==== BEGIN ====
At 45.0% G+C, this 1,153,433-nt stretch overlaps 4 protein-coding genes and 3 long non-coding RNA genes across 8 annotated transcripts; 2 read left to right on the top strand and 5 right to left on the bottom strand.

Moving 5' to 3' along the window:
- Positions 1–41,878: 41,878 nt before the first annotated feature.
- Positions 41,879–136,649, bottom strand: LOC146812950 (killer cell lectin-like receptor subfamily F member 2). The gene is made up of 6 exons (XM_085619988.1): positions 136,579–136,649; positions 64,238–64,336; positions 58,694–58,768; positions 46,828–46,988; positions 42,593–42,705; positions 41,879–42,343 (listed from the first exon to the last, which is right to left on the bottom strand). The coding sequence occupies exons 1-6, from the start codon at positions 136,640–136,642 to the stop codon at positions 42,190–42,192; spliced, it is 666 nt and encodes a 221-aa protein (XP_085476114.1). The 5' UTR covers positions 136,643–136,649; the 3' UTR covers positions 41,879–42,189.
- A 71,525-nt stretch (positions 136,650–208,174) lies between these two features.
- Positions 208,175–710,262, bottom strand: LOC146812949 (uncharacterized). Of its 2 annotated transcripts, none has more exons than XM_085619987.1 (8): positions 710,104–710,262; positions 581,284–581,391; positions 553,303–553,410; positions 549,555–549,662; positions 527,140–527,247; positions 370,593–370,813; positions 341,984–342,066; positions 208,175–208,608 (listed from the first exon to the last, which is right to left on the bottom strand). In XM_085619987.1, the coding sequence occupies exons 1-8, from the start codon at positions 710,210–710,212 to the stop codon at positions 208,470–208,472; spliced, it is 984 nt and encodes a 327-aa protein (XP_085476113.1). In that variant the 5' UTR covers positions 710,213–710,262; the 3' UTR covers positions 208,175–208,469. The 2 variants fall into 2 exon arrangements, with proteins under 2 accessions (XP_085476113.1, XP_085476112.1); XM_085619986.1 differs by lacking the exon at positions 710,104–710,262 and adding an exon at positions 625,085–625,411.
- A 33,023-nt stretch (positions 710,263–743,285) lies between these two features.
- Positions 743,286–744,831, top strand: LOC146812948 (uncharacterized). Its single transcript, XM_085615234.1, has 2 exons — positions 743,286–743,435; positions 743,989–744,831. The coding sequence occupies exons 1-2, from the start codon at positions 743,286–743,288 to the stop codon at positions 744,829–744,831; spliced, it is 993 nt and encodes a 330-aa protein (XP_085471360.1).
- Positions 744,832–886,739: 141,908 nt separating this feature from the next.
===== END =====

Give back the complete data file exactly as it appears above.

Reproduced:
At 45.0% G+C, this 1,153,433-nt stretch overlaps 4 protein-coding genes and 3 long non-coding RNA genes across 8 annotated transcripts; 2 read left to right on the top strand and 5 right to left on the bottom strand.

Moving 5' to 3' along the window:
- Positions 1–41,878: 41,878 nt before the first annotated feature.
- Positions 41,879–136,649, bottom strand: LOC146812950 (killer cell lectin-like receptor subfamily F member 2). The gene is made up of 6 exons (XM_085619988.1): positions 136,579–136,649; positions 64,238–64,336; positions 58,694–58,768; positions 46,828–46,988; positions 42,593–42,705; positions 41,879–42,343 (listed from the first exon to the last, which is right to left on the bottom strand). The coding sequence occupies exons 1-6, from the start codon at positions 136,640–136,642 to the stop codon at positions 42,190–42,192; spliced, it is 666 nt and encodes a 221-aa protein (XP_085476114.1). The 5' UTR covers positions 136,643–136,649; the 3' UTR covers positions 41,879–42,189.
- A 71,525-nt stretch (positions 136,650–208,174) lies between these two features.
- Positions 208,175–710,262, bottom strand: LOC146812949 (uncharacterized). Of its 2 annotated transcripts, none has more exons than XM_085619987.1 (8): positions 710,104–710,262; positions 581,284–581,391; positions 553,303–553,410; positions 549,555–549,662; positions 527,140–527,247; positions 370,593–370,813; positions 341,984–342,066; positions 208,175–208,608 (listed from the first exon to the last, which is right to left on the bottom strand). In XM_085619987.1, the coding sequence occupies exons 1-8, from the start codon at positions 710,210–710,212 to the stop codon at positions 208,470–208,472; spliced, it is 984 nt and encodes a 327-aa protein (XP_085476113.1). In that variant the 5' UTR covers positions 710,213–710,262; the 3' UTR covers positions 208,175–208,469. The 2 variants fall into 2 exon arrangements, with proteins under 2 accessions (XP_085476113.1, XP_085476112.1); XM_085619986.1 differs by lacking the exon at positions 710,104–710,262 and adding an exon at positions 625,085–625,411.
- A 33,023-nt stretch (positions 710,263–743,285) lies between these two features.
- Positions 743,286–744,831, top strand: LOC146812948 (uncharacterized). Its single transcript, XM_085615234.1, has 2 exons — positions 743,286–743,435; positions 743,989–744,831. The coding sequence occupies exons 1-2, from the start codon at positions 743,286–743,288 to the stop codon at positions 744,829–744,831; spliced, it is 993 nt and encodes a 330-aa protein (XP_085471360.1).
- Positions 744,832–886,739: 141,908 nt separating this feature from the next.